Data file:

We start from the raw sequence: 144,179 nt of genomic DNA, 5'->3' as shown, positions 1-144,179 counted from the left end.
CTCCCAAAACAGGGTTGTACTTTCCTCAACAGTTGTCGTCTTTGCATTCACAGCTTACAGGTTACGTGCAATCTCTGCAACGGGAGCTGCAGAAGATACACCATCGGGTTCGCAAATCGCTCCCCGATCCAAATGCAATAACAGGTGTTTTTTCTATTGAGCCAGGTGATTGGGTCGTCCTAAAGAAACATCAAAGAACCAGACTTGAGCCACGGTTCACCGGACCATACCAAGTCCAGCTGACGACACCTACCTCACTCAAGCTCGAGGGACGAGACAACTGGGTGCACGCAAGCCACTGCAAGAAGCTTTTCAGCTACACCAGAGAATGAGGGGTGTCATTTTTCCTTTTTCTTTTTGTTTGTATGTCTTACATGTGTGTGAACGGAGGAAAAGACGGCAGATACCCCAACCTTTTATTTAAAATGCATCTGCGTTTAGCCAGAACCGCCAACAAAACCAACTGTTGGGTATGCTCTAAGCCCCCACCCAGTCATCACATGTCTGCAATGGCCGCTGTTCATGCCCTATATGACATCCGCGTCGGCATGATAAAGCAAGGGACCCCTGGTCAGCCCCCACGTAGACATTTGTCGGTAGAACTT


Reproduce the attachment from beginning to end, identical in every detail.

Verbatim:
We start from the raw sequence: 144,179 nt of genomic DNA, 5'->3' as shown, positions 1-144,179 counted from the left end.
CTCCCAAAACAGGGTTGTACTTTCCTCAACAGTTGTCGTCTTTGCATTCACAGCTTACAGGTTACGTGCAATCTCTGCAACGGGAGCTGCAGAAGATACACCATCGGGTTCGCAAATCGCTCCCCGATCCAAATGCAATAACAGGTGTTTTTTCTATTGAGCCAGGTGATTGGGTCGTCCTAAAGAAACATCAAAGAACCAGACTTGAGCCACGGTTCACCGGACCATACCAAGTCCAGCTGACGACACCTACCTCACTCAAGCTCGAGGGACGAGACAACTGGGTGCACGCAAGCCACTGCAAGAAGCTTTTCAGCTACACCAGAGAATGAGGGGTGTCATTTTTCCTTTTTCTTTTTGTTTGTATGTCTTACATGTGTGTGAACGGAGGAAAAGACGGCAGATACCCCAACCTTTTATTTAAAATGCATCTGCGTTTAGCCAGAACCGCCAACAAAACCAACTGTTGGGTATGCTCTAAGCCCCCACCCAGTCATCACATGTCTGCAATGGCCGCTGTTCATGCCCTATATGACATCCGCGTCGGCATGATAAAGCAAGGGACCCCTGGTCAGCCCCCACGTAGACATTTGTCGGTAGAACTT